All applications will be evaluated by a panel with expertise and experience of tree production methods used in England. Any applications deemed to fall outside the scope of the fund will not be evaluated.

Applicants will be notified of their TPIF funding decision by Friday 16 June 2023. Your application will be rejected if your project is ineligible for funding (see ‘Is my project eligible?’ above) or if your application scores 0 in response to any question in the application form when the Forestry Commission evaluates it. A minimum overall score of 20/40 is required to be eligible for TPIF grant funding.

The Forestry Commission reserves the right to not award all of the funding available if insufficient bids of an appropriate quality are received.

The Forestry Commission may carry out checks on each application using a variety of government tools including the Cabinet Office’s automated grants due diligence tool called ‘Spotlight’ and Bank Account Verification software.

As part of due diligence process, the Forestry Commission may share details of the organisations involved in applications with other parts of government.

The Forestry Commission will regard all eligible applications as remaining valid for 6 months after the initial closing date for applications. If the funds are oversubscribed and additional funds become available, valid applications may be reconsidered for funding.

Reporting and payments

Grant holders will be required to complete an interim and end of year report in each financial year covered by their agreement. These reports will detail achievements against stated outcomes and outputs, lessons learnt, a complete cost breakdown outlining how the grant funding has been spent, and any need for further development.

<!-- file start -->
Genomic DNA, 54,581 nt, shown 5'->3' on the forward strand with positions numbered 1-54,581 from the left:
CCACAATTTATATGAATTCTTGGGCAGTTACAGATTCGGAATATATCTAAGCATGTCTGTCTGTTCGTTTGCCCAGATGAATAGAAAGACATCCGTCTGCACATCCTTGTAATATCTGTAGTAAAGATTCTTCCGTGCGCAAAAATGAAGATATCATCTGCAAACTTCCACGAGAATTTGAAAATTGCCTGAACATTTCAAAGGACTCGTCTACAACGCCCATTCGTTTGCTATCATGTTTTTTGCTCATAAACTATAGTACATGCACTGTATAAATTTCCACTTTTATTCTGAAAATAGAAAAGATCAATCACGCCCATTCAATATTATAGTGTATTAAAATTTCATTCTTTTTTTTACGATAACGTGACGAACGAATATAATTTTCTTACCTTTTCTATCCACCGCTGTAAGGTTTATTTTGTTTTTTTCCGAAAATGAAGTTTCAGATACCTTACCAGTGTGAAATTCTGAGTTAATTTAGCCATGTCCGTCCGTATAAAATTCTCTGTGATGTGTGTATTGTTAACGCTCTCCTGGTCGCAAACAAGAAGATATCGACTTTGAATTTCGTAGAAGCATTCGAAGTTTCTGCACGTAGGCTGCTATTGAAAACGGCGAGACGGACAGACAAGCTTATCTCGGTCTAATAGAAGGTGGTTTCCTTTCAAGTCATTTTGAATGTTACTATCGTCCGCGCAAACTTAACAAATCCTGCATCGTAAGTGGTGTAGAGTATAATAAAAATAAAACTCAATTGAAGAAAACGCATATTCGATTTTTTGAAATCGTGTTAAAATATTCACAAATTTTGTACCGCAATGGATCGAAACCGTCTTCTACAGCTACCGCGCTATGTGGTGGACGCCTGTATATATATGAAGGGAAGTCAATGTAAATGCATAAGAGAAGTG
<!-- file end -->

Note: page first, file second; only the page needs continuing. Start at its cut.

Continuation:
Interim reports are due on 31 October (31 September in Year 2), and final reports are due by 27 March of each financial year. Templates for both interim and end of year reports will be provided to successful applicants. Payments may be withheld or reclaimed if reports are not submitted on time. Applicants will be encouraged to work with the Forestry Commission to publish a short article in a suitable trade press after the work has been completed.

Multi-year agreements will be subject to an annual performance monitoring review by the FC. Where applicants are failing to deliver against agreed outputs and objectives, or it becomes clear that avenues of research are no longer worth pursuing, multi-year agreements may be terminated at the discretion of the FC.